Charger Enova All-20


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Enova has a long line of chargers with 2, 4 and 8 channels. This review is about one of the 2 channel chargers. This charger can handle 32650 batteries.


I got the charger without any box.


The charger has mains and 12 volt input. The mains input is universal voltage (100-240V 50/60Hz).


The front of the charger has a display and a label with specifications.


The display has a nice blue background light and shows both the voltage and the selected charge current. The bars at the top shows the charge state and will be animated when charging.

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The battery slots are the usual construction and works acceptable, except for short batteries. At the minus end of the slot is a spring, when the slider touches this spring the charger will charge with 1A current, when not, the charge current is 0.5A. The activation point is at 65mm
It can handle batteries from 31mm to 71.5mm, but the first few mm is a bit doubtfull due to the low tension on the slider spring.


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The charger can handle 71.5 mm long batteries including flat top cells.
The current is too high for small cells.


LiIon charge

I uses a 4.4 volt scale in these charts


The charger uses constant current and stops when the voltage, measured with current off, is above 4.2 volt. This means that the charge voltage is way above the allowed 4.25 volt.


The other channel works the same way.


With the 2600 mAh protected battery the over voltage protection is triggered.


With other capacities the charge time is different.


It looks like the charger voltage is 4.3 volt in this case. The cell gets charged, but I am not happy about the voltage.


Same with the two other cells.


The charger speed is not changed with two batteries and the over voltage is still present.


The charger needs about 900mA when powered from 12V


M1: 35,0C, M2: 36,3C, M3: 45,7C, M4: 39,6C, HS1: 50,1C


The charger starts in about 1.5 second.


The charger turns the current off when it does a measurement to update the voltage reading.
This happens about once every minute.

NiMH charge


I believe it is a -dv/dt charging and as can be seen on the temperature track the cell is filled.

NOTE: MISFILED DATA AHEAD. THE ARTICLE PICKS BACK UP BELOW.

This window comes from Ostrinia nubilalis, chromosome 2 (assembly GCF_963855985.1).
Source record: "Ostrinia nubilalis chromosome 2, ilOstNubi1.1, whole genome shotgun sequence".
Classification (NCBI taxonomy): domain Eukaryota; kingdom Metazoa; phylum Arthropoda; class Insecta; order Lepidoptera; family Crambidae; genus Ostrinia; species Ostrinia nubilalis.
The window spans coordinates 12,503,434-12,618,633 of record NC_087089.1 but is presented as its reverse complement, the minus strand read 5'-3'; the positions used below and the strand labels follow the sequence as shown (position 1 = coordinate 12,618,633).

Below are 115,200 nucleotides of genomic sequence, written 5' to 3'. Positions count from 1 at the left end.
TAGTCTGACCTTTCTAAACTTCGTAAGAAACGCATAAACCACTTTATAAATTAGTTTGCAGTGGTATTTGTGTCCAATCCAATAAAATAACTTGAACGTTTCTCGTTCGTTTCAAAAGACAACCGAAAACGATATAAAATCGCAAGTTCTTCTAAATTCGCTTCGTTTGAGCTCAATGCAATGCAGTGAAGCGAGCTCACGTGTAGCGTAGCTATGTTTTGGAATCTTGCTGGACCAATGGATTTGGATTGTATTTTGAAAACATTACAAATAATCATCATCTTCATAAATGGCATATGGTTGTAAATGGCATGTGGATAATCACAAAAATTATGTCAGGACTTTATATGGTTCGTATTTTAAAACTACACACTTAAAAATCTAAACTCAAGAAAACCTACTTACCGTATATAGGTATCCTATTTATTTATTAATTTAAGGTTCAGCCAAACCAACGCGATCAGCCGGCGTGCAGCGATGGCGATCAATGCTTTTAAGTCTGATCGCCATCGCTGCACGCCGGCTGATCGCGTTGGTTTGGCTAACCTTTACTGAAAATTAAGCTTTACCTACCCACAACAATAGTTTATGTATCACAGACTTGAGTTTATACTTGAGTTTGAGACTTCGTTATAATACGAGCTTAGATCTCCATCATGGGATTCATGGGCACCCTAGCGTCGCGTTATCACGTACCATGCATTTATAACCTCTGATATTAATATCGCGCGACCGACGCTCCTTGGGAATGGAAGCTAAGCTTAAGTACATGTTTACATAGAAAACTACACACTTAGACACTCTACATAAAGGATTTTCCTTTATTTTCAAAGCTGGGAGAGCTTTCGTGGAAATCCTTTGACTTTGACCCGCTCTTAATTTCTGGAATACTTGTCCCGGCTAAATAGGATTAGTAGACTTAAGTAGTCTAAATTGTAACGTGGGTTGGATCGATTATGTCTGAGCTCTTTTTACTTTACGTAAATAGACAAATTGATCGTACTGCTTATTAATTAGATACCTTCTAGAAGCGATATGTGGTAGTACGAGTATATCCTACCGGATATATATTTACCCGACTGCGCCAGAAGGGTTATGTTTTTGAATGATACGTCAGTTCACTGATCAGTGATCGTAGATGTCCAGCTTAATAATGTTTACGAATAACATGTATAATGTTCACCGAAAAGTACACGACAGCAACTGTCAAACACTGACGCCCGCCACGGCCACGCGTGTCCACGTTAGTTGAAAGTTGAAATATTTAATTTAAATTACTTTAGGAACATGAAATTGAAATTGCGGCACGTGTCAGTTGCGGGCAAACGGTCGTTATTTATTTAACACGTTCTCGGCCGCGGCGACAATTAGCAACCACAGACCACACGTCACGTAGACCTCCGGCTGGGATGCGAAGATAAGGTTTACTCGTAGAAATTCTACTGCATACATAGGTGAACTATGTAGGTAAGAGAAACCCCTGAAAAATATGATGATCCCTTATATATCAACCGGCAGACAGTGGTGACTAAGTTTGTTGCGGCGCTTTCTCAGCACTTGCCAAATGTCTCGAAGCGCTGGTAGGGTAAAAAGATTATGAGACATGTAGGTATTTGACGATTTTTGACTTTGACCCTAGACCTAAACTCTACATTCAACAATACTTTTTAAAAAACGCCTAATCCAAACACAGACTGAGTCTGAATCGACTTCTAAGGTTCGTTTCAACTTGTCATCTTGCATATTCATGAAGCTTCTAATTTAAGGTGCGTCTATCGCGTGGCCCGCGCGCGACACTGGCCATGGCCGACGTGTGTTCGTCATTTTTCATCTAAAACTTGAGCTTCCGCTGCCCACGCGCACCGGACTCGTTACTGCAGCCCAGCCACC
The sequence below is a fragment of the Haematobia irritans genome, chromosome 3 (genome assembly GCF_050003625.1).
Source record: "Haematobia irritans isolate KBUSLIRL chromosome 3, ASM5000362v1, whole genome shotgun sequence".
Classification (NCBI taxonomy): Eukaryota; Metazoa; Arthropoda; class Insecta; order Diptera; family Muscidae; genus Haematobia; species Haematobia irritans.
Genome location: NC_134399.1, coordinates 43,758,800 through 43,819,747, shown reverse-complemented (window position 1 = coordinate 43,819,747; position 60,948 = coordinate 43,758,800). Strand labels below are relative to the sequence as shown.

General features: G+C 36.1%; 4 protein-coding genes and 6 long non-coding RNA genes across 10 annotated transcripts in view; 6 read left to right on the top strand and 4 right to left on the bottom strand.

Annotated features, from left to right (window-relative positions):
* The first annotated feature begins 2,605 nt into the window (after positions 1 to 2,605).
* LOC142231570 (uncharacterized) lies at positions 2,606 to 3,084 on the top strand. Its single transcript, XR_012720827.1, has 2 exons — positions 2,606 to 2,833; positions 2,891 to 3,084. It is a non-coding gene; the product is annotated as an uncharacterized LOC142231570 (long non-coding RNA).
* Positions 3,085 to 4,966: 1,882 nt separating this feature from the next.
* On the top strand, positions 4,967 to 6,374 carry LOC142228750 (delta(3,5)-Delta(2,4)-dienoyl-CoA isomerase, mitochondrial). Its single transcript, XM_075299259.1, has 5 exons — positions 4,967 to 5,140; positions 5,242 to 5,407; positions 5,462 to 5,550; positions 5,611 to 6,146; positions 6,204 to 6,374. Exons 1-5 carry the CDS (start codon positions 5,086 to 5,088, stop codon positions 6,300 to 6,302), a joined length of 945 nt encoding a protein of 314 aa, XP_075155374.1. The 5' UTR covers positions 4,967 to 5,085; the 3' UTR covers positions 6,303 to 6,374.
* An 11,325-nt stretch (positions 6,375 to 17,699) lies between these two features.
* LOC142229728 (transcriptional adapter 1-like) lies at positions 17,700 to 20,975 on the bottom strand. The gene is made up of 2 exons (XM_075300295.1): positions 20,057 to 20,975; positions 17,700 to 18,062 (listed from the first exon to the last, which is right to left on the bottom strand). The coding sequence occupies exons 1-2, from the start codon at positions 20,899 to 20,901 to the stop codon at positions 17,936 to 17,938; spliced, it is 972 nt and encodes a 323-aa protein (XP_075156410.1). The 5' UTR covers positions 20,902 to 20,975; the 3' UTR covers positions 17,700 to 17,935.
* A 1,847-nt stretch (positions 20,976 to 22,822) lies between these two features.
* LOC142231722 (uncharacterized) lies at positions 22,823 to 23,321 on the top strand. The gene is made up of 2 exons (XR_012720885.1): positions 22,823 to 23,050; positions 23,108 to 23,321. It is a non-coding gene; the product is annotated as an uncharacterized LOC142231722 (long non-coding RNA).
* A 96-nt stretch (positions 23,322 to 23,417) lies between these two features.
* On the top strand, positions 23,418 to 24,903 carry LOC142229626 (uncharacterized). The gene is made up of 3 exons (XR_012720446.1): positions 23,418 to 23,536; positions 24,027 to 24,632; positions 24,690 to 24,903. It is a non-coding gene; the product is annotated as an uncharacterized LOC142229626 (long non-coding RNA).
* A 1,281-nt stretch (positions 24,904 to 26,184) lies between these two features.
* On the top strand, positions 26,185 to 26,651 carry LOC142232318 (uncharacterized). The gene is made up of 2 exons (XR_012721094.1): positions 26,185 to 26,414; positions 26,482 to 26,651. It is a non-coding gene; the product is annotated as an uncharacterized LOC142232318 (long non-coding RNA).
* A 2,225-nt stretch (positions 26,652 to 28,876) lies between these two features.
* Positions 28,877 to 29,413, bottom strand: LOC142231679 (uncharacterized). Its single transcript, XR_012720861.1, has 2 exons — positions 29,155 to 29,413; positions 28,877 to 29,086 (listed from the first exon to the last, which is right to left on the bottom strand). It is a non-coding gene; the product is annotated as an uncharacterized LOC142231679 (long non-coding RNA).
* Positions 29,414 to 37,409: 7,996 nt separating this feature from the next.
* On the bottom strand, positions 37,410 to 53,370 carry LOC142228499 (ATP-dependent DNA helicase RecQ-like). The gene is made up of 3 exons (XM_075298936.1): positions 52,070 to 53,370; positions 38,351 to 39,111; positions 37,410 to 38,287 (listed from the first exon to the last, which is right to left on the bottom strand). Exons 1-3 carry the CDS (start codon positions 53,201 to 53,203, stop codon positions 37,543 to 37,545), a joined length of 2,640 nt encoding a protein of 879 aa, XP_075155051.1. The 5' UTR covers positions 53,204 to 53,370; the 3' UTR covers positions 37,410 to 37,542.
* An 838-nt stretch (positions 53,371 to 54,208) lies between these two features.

The other channel works the same way and here I did not get the inteference pattern, this makes it easier to see the -dv/dt.



Both EneloopXX and powerex is charged with a -dv/dt termination


Same with the AAA cell.


Using -dv/dt usual makes the charger slow to detect a full cell, here the charger needs 26 minutes.


No problem with two batteries.


For charging NiMH it needs about 300mA from a 12V power supply.


M1: 35,5C, M2: 36,6C, M3: 36,9C, M4: 36,5C, HS1: 59,4C
With the lower charge current NiMH charging is cooler than LiIon charging.


NiMH also starts in 1.5 seconds.


NiMH uses measuring pauses, but much more often than LiIon, but the voltage readout does not update faster.

LiIon & NiMH mixed charge

The charger supports charging a mix of NiMH and LiIon batteries at the same time.


The NiMH takes the same time to charge as above.


The LiIon finish a bit before the NiMH, due to the higher charge current.

Testing the supplied power supply with 2500 volt and 5000 volt between mains and low volt side, did not show any safety problems.


The charger has some good details. I like the status display with the voltage and selected charge current.
But the charger fails on LiIon charging with a peak voltage above 4.3 volt. The NiMH charging is good.

I cannot recommend this charger for LiIon.


The charger was supplied by Enova for a review.

Here is an explanation on how I did the above charge curves: How do I test a charger